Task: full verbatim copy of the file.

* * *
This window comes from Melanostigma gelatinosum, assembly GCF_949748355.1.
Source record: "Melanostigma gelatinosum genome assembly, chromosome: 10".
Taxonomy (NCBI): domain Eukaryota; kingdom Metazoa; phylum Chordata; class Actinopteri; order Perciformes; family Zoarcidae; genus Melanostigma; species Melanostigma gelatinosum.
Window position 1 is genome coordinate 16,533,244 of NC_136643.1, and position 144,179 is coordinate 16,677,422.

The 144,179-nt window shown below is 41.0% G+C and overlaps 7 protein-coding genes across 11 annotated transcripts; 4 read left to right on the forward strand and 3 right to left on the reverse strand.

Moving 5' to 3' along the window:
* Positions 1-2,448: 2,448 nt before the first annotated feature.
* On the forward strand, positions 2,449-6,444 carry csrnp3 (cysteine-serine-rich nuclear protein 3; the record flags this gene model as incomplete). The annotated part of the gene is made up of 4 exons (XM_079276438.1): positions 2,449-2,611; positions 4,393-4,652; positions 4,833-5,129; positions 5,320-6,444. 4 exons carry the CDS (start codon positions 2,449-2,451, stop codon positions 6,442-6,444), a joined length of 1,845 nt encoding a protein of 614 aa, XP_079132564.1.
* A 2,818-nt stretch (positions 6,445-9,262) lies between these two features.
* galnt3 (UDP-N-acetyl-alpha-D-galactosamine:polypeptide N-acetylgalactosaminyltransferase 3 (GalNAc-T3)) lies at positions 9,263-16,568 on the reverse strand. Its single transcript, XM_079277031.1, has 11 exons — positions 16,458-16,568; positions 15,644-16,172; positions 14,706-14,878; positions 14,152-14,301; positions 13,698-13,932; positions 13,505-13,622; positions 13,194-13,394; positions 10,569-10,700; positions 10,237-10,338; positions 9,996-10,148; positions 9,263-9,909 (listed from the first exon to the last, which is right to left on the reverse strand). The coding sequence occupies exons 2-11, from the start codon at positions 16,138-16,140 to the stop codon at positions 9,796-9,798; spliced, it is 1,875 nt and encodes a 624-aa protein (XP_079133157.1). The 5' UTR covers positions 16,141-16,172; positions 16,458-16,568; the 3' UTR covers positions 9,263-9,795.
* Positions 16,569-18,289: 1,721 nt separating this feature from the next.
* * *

This window comes from Melanostigma gelatinosum, assembly GCF_949748355.1.
Source record: "Melanostigma gelatinosum genome assembly, chromosome: 10".
Taxonomy (NCBI): domain Eukaryota; kingdom Metazoa; phylum Chordata; class Actinopteri; order Perciformes; family Zoarcidae; genus Melanostigma; species Melanostigma gelatinosum.
Window position 1 is genome coordinate 16,533,244 of NC_136643.1, and position 144,179 is coordinate 16,677,422.

The 144,179-nt window shown below is 41.0% G+C and overlaps 7 protein-coding genes across 11 annotated transcripts; 4 read left to right on the forward strand and 3 right to left on the reverse strand.

Moving 5' to 3' along the window:
* Positions 1-2,448: 2,448 nt before the first annotated feature.
* On the forward strand, positions 2,449-6,444 carry csrnp3 (cysteine-serine-rich nuclear protein 3; the record flags this gene model as incomplete). The annotated part of the gene is made up of 4 exons (XM_079276438.1): positions 2,449-2,611; positions 4,393-4,652; positions 4,833-5,129; positions 5,320-6,444. 4 exons carry the CDS (start codon positions 2,449-2,451, stop codon positions 6,442-6,444), a joined length of 1,845 nt encoding a protein of 614 aa, XP_079132564.1.
* A 2,818-nt stretch (positions 6,445-9,262) lies between these two features.
* galnt3 (UDP-N-acetyl-alpha-D-galactosamine:polypeptide N-acetylgalactosaminyltransferase 3 (GalNAc-T3)) lies at positions 9,263-16,568 on the reverse strand. Its single transcript, XM_079277031.1, has 11 exons — positions 16,458-16,568; positions 15,644-16,172; positions 14,706-14,878; positions 14,152-14,301; positions 13,698-13,932; positions 13,505-13,622; positions 13,194-13,394; positions 10,569-10,700; positions 10,237-10,338; positions 9,996-10,148; positions 9,263-9,909 (listed from the first exon to the last, which is right to left on the reverse strand). The coding sequence occupies exons 2-11, from the start codon at positions 16,138-16,140 to the stop codon at positions 9,796-9,798; spliced, it is 1,875 nt and encodes a 624-aa protein (XP_079133157.1). The 5' UTR covers positions 16,141-16,172; positions 16,458-16,568; the 3' UTR covers positions 9,263-9,795.
* Positions 16,569-18,289: 1,721 nt separating this feature from the next.